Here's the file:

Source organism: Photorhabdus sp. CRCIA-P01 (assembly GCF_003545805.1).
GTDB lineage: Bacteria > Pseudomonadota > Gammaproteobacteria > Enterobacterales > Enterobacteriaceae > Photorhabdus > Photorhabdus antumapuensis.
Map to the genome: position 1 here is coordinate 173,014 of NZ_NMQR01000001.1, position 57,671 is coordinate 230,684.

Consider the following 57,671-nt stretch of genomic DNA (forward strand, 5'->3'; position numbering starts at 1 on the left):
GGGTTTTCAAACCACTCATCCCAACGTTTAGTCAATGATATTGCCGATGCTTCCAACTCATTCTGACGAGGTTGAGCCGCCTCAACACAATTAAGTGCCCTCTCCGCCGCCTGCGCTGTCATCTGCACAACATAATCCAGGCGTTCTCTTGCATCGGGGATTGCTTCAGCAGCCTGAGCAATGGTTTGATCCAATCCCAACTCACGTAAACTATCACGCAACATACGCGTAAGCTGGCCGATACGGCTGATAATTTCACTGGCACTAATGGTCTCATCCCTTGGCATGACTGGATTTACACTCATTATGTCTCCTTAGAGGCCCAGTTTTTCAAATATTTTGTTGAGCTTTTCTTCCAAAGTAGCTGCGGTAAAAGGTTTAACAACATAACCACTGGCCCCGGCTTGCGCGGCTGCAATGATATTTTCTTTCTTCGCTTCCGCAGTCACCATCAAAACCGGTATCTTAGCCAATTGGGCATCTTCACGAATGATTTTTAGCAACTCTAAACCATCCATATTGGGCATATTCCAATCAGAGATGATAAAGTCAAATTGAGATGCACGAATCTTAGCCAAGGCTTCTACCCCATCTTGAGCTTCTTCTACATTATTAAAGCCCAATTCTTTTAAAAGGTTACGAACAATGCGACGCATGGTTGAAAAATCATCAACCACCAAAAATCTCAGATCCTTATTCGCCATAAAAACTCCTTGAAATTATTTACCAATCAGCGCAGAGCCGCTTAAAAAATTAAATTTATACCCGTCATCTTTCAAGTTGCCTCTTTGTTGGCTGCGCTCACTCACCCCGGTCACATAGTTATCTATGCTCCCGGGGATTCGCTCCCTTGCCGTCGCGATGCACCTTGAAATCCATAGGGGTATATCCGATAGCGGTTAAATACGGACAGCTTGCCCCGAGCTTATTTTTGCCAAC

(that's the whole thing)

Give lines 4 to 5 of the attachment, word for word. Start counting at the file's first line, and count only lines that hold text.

Consider the following 57,671-nt stretch of genomic DNA (forward strand, 5'->3'; position numbering starts at 1 on the left):
GGGTTTTCAAACCACTCATCCCAACGTTTAGTCAATGATATTGCCGATGCTTCCAACTCATTCTGACGAGGTTGAGCCGCCTCAACACAATTAAGTGCCCTCTCCGCCGCCTGCGCTGTCATCTGCACAACATAATCCAGGCGTTCTCTTGCATCGGGGATTGCTTCAGCAGCCTGAGCAATGGTTTGATCCAATCCCAACTCACGTAAACTATCACGCAACATACGCGTAAGCTGGCCGATACGGCTGATAATTTCACTGGCACTAATGGTCTCATCCCTTGGCATGACTGGATTTACACTCATTATGTCTCCTTAGAGGCCCAGTTTTTCAAATATTTTGTTGAGCTTTTCTTCCAAAGTAGCTGCGGTAAAAGGTTTAACAACATAACCACTGGCCCCGGCTTGCGCGGCTGCAATGATATTTTCTTTCTTCGCTTCCGCAGTCACCATCAAAACCGGTATCTTAGCCAATTGGGCATCTTCACGAATGATTTTTAGCAACTCTAAACCATCCATATTGGGCATATTCCAATCAGAGATGATAAAGTCAAATTGAGATGCACGAATCTTAGCCAAGGCTTCTACCCCATCTTGAGCTTCTTCTACATTATTAAAGCCCAATTCTTTTAAAAGGTTACGAACAATGCGACGCATGGTTGAAAAATCATCAACCACCAAAAATCTCAGATCCTTATTCGCCATAAAAACTCCTTGAAATTATTTACCAATCAGCGCAGAGCCGCTTAAAAAATTAAATTTATACCCGTCATCTTTCAAGTTGCCTCTTTGTTGGCTGCGCTCACTCACCCCGGTCACATAGTTATCTATGCTCCCGGGGATTCGCTCCCTTGCCGTCGCGATGCACCTTGAAATCCATAGGGGTATATCCGATAGCGGTTAAATACGGACAGCTTGCCCCGAGCTTATTTTTGCCAAC